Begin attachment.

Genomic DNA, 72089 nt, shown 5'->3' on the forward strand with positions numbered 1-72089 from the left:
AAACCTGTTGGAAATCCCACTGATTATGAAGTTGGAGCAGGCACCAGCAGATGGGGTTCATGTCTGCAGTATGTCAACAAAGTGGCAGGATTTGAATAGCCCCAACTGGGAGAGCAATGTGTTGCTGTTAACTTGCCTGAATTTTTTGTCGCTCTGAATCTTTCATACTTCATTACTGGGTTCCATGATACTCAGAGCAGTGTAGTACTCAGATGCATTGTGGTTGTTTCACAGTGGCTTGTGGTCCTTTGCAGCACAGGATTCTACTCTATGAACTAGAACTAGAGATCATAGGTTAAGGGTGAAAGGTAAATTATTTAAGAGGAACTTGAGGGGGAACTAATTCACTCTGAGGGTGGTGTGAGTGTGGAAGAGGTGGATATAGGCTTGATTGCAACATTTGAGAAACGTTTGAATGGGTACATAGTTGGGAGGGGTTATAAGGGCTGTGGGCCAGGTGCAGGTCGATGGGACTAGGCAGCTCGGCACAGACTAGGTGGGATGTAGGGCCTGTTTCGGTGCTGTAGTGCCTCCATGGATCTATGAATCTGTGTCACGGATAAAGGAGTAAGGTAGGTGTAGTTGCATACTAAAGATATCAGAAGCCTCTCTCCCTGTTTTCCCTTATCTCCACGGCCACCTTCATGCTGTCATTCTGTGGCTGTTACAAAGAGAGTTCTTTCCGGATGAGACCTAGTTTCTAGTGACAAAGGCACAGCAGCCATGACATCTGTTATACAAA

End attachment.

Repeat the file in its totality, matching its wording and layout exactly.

Genomic DNA, 72089 nt, shown 5'->3' on the forward strand with positions numbered 1-72089 from the left:
AAACCTGTTGGAAATCCCACTGATTATGAAGTTGGAGCAGGCACCAGCAGATGGGGTTCATGTCTGCAGTATGTCAACAAAGTGGCAGGATTTGAATAGCCCCAACTGGGAGAGCAATGTGTTGCTGTTAACTTGCCTGAATTTTTTGTCGCTCTGAATCTTTCATACTTCATTACTGGGTTCCATGATACTCAGAGCAGTGTAGTACTCAGATGCATTGTGGTTGTTTCACAGTGGCTTGTGGTCCTTTGCAGCACAGGATTCTACTCTATGAACTAGAACTAGAGATCATAGGTTAAGGGTGAAAGGTAAATTATTTAAGAGGAACTTGAGGGGGAACTAATTCACTCTGAGGGTGGTGTGAGTGTGGAAGAGGTGGATATAGGCTTGATTGCAACATTTGAGAAACGTTTGAATGGGTACATAGTTGGGAGGGGTTATAAGGGCTGTGGGCCAGGTGCAGGTCGATGGGACTAGGCAGCTCGGCACAGACTAGGTGGGATGTAGGGCCTGTTTCGGTGCTGTAGTGCCTCCATGGATCTATGAATCTGTGTCACGGATAAAGGAGTAAGGTAGGTGTAGTTGCATACTAAAGATATCAGAAGCCTCTCTCCCTGTTTTCCCTTATCTCCACGGCCACCTTCATGCTGTCATTCTGTGGCTGTTACAAAGAGAGTTCTTTCCGGATGAGACCTAGTTTCTAGTGACAAAGGCACAGCAGCCATGACATCTGTTATACAAA